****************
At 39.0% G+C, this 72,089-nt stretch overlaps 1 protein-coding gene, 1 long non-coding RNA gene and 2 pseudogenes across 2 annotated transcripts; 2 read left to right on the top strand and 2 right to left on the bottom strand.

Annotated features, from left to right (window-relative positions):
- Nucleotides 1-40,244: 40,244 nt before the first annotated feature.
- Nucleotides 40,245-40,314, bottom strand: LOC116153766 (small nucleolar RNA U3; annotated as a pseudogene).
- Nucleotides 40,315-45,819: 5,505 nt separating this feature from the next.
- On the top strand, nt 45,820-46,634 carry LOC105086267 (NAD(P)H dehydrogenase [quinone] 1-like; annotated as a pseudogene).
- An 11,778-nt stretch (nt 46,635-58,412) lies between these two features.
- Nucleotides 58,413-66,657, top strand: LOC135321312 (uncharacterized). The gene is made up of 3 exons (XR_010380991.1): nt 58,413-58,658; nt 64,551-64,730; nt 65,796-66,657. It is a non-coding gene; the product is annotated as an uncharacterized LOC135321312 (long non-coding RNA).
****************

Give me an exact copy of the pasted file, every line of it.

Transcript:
At 39.0% G+C, this 72,089-nt stretch overlaps 1 protein-coding gene, 1 long non-coding RNA gene and 2 pseudogenes across 2 annotated transcripts; 2 read left to right on the top strand and 2 right to left on the bottom strand.

Annotated features, from left to right (window-relative positions):
- Nucleotides 1-40,244: 40,244 nt before the first annotated feature.
- Nucleotides 40,245-40,314, bottom strand: LOC116153766 (small nucleolar RNA U3; annotated as a pseudogene).
- Nucleotides 40,315-45,819: 5,505 nt separating this feature from the next.
- On the top strand, nt 45,820-46,634 carry LOC105086267 (NAD(P)H dehydrogenase [quinone] 1-like; annotated as a pseudogene).
- An 11,778-nt stretch (nt 46,635-58,412) lies between these two features.
- Nucleotides 58,413-66,657, top strand: LOC135321312 (uncharacterized). The gene is made up of 3 exons (XR_010380991.1): nt 58,413-58,658; nt 64,551-64,730; nt 65,796-66,657. It is a non-coding gene; the product is annotated as an uncharacterized LOC135321312 (long non-coding RNA).